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Scattering of light makes the sky appear blue, clouds white, and turns the sun red at sunset.
A simple demonstration will give you a pretty good idea what scattering is.
A thin beam of bright red laser light was shined across the front of the classroom. No one in the class could see this beam of light. To see the beam you would need to stand over where the beam struck the wall and look back toward the laser (the laser light is intense enough that you shouldn’t do this – it could damage your eyes).
Students in the class could see a red spot on the wall because the light hitting the wall was scattered or splattered and sent off in a multitude of directions. A ray of that light was sent to everyone in the class (and because the intense light is split up into many rays, these rays are weaker and safe to look at).
Next we clapped a couple of chalkboard erasers together. When particles of chalk dust fell into the laser beam they intercepted some of the laser light and scattered it. Again everyone in the room got their own personal ray of light coming from each of the particles of chalk. We use chalk because it is white, it scatters rather than absorbs light. What would you have seen if black particles of soot had been dropped into the laser beam?
In the 3rd part of the demonstration we made a cloud by pouring some liquid nitrogen into a cup of water. The numerous little water droplets made very good scatterers. So much light was scattered that the spot on the wall fluctuated in intensity (weak when lots of light is being scattered, brighter when not as much light was scattered).
Just about everything in the atmosphere can scatter light (some particles and gases might absorb light). These scatterers fall into two categories: (1) those that have sizes equal to or greater than the wavelength of the light being scattered and (2) those that are much smaller. Air molecules fall into the 2nd group. Members of this group scatter short wavelengths of light much more readily than long wavelengths. We will see what effects this has.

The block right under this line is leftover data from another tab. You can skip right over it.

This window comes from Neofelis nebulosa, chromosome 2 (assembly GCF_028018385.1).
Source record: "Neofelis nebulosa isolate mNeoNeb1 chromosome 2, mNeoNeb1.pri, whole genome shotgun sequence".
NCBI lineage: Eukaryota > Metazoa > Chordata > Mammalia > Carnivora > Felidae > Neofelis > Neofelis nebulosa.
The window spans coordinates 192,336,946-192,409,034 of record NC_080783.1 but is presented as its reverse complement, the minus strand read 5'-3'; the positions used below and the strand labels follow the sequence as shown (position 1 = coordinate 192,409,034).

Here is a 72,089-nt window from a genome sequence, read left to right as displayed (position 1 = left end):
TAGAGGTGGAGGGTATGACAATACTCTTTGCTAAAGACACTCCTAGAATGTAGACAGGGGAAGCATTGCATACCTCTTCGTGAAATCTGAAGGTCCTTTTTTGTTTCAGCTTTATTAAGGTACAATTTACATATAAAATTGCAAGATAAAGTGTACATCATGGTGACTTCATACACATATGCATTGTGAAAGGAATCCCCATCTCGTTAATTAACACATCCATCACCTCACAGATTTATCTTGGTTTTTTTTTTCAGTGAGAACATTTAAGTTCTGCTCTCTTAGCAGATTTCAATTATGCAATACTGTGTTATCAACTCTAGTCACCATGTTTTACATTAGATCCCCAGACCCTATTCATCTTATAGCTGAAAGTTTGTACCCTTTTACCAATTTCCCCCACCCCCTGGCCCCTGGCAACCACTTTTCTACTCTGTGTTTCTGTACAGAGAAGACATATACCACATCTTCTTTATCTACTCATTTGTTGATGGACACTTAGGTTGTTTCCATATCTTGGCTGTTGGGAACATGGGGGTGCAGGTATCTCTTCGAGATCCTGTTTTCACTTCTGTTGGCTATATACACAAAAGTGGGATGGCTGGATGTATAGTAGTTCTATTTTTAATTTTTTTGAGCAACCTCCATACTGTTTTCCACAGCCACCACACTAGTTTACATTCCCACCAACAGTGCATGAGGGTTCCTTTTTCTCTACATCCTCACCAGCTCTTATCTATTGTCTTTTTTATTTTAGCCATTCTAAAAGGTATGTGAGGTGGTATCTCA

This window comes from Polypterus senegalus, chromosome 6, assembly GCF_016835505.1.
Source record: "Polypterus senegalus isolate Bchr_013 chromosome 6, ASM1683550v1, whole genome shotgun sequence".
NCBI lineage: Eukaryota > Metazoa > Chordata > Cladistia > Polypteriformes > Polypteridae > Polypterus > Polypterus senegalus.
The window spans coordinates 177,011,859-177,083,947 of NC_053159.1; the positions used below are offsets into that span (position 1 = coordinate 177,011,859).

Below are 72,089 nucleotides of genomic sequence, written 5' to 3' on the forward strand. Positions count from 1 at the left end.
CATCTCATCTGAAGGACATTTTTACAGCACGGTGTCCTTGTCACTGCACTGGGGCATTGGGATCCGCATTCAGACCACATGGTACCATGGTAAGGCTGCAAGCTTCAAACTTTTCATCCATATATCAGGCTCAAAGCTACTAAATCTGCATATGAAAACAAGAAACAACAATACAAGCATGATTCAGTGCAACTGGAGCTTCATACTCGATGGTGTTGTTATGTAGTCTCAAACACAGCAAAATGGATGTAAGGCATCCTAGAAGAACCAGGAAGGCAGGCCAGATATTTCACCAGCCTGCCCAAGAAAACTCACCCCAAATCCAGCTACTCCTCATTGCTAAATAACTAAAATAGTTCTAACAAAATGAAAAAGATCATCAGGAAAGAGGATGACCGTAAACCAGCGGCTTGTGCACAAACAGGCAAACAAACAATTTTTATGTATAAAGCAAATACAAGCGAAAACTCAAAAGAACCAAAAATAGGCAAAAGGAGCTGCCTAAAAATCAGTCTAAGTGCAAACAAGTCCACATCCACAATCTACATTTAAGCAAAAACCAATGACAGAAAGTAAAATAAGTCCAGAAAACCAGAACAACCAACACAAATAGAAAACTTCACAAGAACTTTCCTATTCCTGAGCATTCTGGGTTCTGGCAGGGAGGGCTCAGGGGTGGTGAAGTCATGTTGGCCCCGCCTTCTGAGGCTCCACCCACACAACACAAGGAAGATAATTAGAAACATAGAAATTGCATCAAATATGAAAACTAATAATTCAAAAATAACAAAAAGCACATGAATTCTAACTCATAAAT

In this first figure we imagine going outside at midday, turning toward the south and looking up at the sun when it is high in the sky (you shouldn’t do this of course, sunlight is too intense and will blind you). We assume that the sunlight arriving at the top of the atmosphere is made up of equal amounts of all the colors. This isn’t true, but that’s what we’ll assume. As the sunlight passes through the atmosphere some of the shorter wavelengths will be scattered by air molecules. The unscattered light that makes it to the ground will be most of the original red, orange, and yellow with some of the green, blue, and violet light removed. The resulting mixture will be a warm white color.
If you were to turn toward the north, away from the sun and look up at the sky you see blue light.
First of all you see light coming from the sky because some of the sunlight has been intercepted by air molecules and redirected (just like the chalk dust and cloud droplets made the laser beam visible in the demonstration). The sky would appear black if it weren’t for the fact that air molecules scattered light.